He was born as William Grey Ellison in Dublin, Ireland, the son of John William Ellison, the Conservative MP for Tyrone in the British House of Commons. His father changed the family surname to Ellison-Macartney in 1859, as a condition of an inheritance from a maternal uncle.
Ellison-Macartney was educated at Eton and Exeter College, Oxford, taking an early interest in law and politics, and was called to the Bar in 1878. He was an ardent supporter of Irish Unionism, and became grand secretary of the Orange Institution in Ireland.
At the 1885 UK general election, Ellison-Macartney ran for the House of Commons, and was elected as Conservative member for the newly created constituency of South Antrim. In January 1886, he convened a meeting which led to the formation of the Irish Unionist Party, for which he served as whip.
In 1895, he was appointed as Parliamentary and Financial Secretary to the Admiralty, holding the post until 1890, when a cabinet reshuffle resulted in the appointment of Liberal Unionist Hugh Oakeley Arnold-Forster. As a consolation, Ellison-Macartney was appointed to the Privy Council.
By 1900, Ellison-Macartney's political fortunes had waned: his popularity in his constituency of South Antrim had dropped considerably due to his reluctance to dispense favour upon Antrim during his time as a junior minister, and he was criticised by the Belfast newspaper The News Letter.
Hoping to reassert his place in the loyalist hierarchy, Ellison-Macartney led a "law-and-order" campaign, targeted in particular at the violence and agrarian crime committed by William O'Brien's United Irish League. He retired from politics in 1903, after being offered several government appointments.
Ellison-Macartney was appointed Deputy-Master of the Royal Mint from 1903 to 1913, and High Sheriff of Antrim in 1908.
In December 1912, he was knighted KCMG, and appointed Governor of the Australian state of Tasmania. There was considerable concern over his appointment from Irish nationalists, who felt that Ellison-Macartney's Unionist political background may cause offence to Tasmanians who supported Irish Home Rule.
In 1914, Ellison-Macartney presided over a constitutional dispute in the Tasmanian House of Assembly. With the Labor and Liberal parties close to deadlock in the parliament, he granted an early election to the Liberal Premier of Tasmania, Albert Solomon. The Liberals gained an extra seat needed to retain power, but lost one in a subsequent by-election. Ellison-Macartney declined Solomon's request for another dissolution of parliament, and he called upon Labor's John Earle to form government, on the condition that an election be called. With Earle and his ministry sworn in, neither side desired to hold an election so parliament remained in session, with Ellison-Macartney's recommendations over-ridden by the Secretary of State for the Colonies.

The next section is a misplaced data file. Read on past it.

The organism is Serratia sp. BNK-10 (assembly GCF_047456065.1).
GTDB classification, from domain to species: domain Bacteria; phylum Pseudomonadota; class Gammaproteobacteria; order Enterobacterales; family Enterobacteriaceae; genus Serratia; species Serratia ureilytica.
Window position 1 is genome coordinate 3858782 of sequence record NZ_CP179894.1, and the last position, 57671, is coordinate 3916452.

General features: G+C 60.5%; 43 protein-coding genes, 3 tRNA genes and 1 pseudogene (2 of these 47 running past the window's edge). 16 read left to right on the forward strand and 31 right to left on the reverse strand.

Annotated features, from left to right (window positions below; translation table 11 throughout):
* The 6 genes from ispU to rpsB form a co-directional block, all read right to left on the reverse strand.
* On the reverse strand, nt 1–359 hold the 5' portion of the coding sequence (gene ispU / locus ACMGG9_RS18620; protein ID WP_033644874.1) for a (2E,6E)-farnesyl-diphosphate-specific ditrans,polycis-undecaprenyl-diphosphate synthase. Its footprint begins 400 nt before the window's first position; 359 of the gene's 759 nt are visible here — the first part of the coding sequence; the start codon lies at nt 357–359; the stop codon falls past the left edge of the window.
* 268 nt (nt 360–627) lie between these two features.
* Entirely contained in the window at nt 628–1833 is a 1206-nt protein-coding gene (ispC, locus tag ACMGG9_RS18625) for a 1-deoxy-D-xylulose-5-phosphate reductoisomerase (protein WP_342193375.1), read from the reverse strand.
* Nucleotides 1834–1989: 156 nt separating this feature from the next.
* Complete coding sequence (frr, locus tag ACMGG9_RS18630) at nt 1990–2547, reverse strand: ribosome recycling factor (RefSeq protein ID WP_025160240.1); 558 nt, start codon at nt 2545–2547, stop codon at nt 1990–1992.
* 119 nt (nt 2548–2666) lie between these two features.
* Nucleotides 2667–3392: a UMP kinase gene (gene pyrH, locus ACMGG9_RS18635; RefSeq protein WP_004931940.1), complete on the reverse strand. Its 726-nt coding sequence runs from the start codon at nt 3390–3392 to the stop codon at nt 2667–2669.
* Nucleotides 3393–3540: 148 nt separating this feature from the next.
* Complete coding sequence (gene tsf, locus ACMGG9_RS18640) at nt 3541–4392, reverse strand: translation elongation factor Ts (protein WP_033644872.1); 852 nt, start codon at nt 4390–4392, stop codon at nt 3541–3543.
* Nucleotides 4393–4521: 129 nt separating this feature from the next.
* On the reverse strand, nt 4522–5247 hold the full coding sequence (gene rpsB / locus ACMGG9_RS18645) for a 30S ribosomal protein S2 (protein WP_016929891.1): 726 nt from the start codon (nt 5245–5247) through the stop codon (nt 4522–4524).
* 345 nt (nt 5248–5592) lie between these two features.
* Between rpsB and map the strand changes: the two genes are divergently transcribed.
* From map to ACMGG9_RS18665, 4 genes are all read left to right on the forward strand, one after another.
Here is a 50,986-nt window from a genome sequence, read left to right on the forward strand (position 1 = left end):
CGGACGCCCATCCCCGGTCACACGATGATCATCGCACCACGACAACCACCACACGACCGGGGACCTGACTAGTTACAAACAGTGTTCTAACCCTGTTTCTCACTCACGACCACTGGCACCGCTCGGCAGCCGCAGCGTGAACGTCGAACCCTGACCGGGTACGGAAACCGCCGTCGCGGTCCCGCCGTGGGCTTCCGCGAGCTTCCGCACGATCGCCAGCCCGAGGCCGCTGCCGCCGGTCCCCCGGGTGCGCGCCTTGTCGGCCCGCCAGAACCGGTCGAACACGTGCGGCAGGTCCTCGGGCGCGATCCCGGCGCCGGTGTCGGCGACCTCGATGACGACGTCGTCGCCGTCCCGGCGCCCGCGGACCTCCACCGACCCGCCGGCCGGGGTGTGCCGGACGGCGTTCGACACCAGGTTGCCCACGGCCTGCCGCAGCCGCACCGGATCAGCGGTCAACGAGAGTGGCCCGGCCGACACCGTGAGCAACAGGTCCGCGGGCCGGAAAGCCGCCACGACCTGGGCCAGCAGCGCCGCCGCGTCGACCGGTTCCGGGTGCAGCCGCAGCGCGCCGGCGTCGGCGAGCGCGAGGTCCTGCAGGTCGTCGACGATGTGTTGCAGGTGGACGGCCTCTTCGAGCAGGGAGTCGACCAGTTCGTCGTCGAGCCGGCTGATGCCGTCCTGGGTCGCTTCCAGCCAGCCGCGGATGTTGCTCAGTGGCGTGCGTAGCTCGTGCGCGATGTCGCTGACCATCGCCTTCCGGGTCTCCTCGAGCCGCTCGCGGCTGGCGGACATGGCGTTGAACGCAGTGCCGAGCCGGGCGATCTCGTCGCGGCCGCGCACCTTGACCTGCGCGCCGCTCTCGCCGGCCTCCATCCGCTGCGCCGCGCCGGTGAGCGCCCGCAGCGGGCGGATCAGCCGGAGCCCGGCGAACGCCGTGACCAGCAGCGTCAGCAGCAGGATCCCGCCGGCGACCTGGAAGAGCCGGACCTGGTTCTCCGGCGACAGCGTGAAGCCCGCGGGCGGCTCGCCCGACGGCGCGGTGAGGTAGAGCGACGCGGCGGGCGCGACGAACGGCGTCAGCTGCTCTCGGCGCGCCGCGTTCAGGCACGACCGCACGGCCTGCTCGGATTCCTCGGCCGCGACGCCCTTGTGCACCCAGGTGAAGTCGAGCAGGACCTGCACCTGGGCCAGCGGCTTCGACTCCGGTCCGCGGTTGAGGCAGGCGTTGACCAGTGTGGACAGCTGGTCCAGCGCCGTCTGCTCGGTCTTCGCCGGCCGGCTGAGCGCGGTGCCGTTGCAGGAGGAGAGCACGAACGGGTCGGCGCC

Like Sir Harry Barron before him, and Sir Francis Newdegate after him, Ellison-Macartney was transferred as Governor from Tasmania to Western Australia. His term in Western Australia was not a happy one – his critical comments about Tasmanian politicians had made Western Australians wary of his attitude, and he had to deal with the state's post-World War I economic depression and continued objection to his Unionist stance from those supportive of Irish Home Rule.
Ellison-Macartney returned to England after a three-year term. He died in Chelsea, London, aged 72.
He was a freemason. He was initiated to the craft on 6 June 1872 in the Apollo University Lodge No. 357 the day before his twentieth birthday. In 1877, when he returned to Ireland, he became a member of the Lodge Cappagh No. 350 and then of the Concord Lodge No. 332. Finally, he became a founding brother of Border Lodge No. 482 on 25 April 1889. When he was appointed Governor of Tasmania, he agreed to become Grand Master of the Grand Lodge of Tasmania and was installed on 19 February 1914. He was also made Grand Master of the Grand Lodge of Western Australia during his term as the state's Governor.
Ellison-Macartney was the son of John William Ellison and Elizabeth Phoebe Ellison, née Porter. On 5 August 1897, he married Ettie Myers Scott at Holcombe, Somerset, and she bore him three children: a son and two daughters. Ettie was the sister of Robert Falcon Scott, the Antarctic explorer.